I already posted this over on sqlteam so don't peek there if you haven't seen that post yet.
So now to the question:
Anyone care to guess how long it took me to build a clustered index on a table with 900 million rows? This is the largest amount of data in a single table I have had to work with thus far in my career! It's sorta fun to work with such large datasets.
1. running sql 2005 on a dual proc 32bit server, 8gb ram, hyperthreaded, 3ghz clock. disk is a decent SAN, not sure of the specs though.
2. ddl for table:
CREATE TABLE [dbo].[fld](
[id] [bigint] NOT NULL,
[id2] [tinyint] NOT NULL,
[extid] [bigint] NOT NULL,
[dd] [bit] NOT NULL,
[mp] [tinyint] NOT NULL,
[ss] [tinyint] NOT NULL,
[cc] [datetime] NOT NULL,
[ff] [tinyint] NOT NULL,
[mm] [smallint] NOT NULL,
[ds] [smallint] NOT NULL
3. ddl for index (this is the only index on the table):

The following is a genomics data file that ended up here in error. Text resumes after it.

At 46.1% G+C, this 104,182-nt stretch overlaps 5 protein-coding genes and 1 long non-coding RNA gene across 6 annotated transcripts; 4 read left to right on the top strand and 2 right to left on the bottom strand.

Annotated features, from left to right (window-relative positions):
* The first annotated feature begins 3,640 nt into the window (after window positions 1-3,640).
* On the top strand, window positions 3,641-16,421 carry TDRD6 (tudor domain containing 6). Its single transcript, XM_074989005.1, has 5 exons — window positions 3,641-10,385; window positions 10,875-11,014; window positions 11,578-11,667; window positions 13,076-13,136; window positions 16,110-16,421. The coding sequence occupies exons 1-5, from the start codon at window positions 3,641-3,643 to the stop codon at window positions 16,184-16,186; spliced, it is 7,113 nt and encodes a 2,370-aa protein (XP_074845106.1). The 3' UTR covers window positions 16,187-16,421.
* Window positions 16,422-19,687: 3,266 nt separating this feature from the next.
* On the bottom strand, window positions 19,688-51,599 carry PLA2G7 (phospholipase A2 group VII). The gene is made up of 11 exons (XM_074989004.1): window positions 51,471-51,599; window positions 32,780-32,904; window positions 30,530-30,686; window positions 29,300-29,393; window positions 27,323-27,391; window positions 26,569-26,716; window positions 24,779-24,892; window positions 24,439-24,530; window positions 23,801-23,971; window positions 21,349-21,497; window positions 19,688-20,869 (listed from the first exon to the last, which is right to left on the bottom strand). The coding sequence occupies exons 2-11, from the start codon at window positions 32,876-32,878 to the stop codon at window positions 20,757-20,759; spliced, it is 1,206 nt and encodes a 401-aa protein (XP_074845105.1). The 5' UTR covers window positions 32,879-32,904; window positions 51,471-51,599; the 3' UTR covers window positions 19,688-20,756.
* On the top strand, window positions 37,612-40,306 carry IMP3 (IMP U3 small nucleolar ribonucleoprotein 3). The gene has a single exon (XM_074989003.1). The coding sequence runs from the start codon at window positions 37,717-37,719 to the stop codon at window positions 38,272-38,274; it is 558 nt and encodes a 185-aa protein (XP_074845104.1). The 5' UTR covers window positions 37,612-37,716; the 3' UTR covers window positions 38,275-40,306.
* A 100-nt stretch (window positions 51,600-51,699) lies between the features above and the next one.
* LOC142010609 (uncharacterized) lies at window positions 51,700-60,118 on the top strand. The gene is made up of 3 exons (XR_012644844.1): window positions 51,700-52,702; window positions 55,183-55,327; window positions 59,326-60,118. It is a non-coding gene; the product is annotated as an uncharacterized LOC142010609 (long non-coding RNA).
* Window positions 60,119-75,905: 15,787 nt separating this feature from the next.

CREATE CLUSTERED INDEX [CIfld]
)WITH (FILLFACTOR=100, SORT_IN_TEMPDB = OFF, DROP_EXISTING = OFF, ONLINE = OFF)
4. extid column was not sorted to begin with. ordering was completely random.
Note that I have changed the column names, etc, to protect the innocent. I can't go into details about what it's for or I'd be violating NDA type stuff.
because this table is not transactional. no inserts after the index is built, only selects
Originally Posted by MCrowley
Is extid supposed to be an identity field?
No. It's not a unique column. However is highly selective. requirement was to return ranges of extid also ordered by extid, I found reads were fastest if I built a clustered index on this column just for this purpose.
Originally Posted by Brett
What happens if you load it with now index, unloaded with QUERYOUT sorted by the id, then reload it, and then build the index?
That could be something to try if I ever need to do this again. I didn't look at other methods because 1.25 hrs was more than acceptable for building this index.